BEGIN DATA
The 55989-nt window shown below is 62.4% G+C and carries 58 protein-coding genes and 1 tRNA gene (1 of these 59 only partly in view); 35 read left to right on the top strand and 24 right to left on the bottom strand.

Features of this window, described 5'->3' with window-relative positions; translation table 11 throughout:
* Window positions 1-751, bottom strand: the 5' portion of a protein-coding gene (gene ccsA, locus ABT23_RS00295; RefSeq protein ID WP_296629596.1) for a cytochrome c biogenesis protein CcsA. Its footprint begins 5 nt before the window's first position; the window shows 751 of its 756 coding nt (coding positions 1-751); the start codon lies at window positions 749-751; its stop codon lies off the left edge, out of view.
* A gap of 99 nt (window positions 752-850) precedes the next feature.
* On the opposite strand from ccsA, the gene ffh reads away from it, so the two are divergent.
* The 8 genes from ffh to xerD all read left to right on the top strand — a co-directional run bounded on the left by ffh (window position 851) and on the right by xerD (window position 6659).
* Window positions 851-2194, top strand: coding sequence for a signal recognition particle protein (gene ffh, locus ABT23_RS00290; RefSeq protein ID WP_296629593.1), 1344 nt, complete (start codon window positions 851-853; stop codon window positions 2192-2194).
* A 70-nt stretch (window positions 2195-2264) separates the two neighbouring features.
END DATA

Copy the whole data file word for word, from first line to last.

The 55989-nt window shown below is 62.4% G+C and carries 58 protein-coding genes and 1 tRNA gene (1 of these 59 only partly in view); 35 read left to right on the top strand and 24 right to left on the bottom strand.

Features of this window, described 5'->3' with window-relative positions; translation table 11 throughout:
* Window positions 1-751, bottom strand: the 5' portion of a protein-coding gene (gene ccsA, locus ABT23_RS00295; RefSeq protein ID WP_296629596.1) for a cytochrome c biogenesis protein CcsA. Its footprint begins 5 nt before the window's first position; the window shows 751 of its 756 coding nt (coding positions 1-751); the start codon lies at window positions 749-751; its stop codon lies off the left edge, out of view.
* A gap of 99 nt (window positions 752-850) precedes the next feature.
* On the opposite strand from ccsA, the gene ffh reads away from it, so the two are divergent.
* The 8 genes from ffh to xerD all read left to right on the top strand — a co-directional run bounded on the left by ffh (window position 851) and on the right by xerD (window position 6659).
* Window positions 851-2194, top strand: coding sequence for a signal recognition particle protein (gene ffh, locus ABT23_RS00290; RefSeq protein ID WP_296629593.1), 1344 nt, complete (start codon window positions 851-853; stop codon window positions 2192-2194).
* A 70-nt stretch (window positions 2195-2264) separates the two neighbouring features.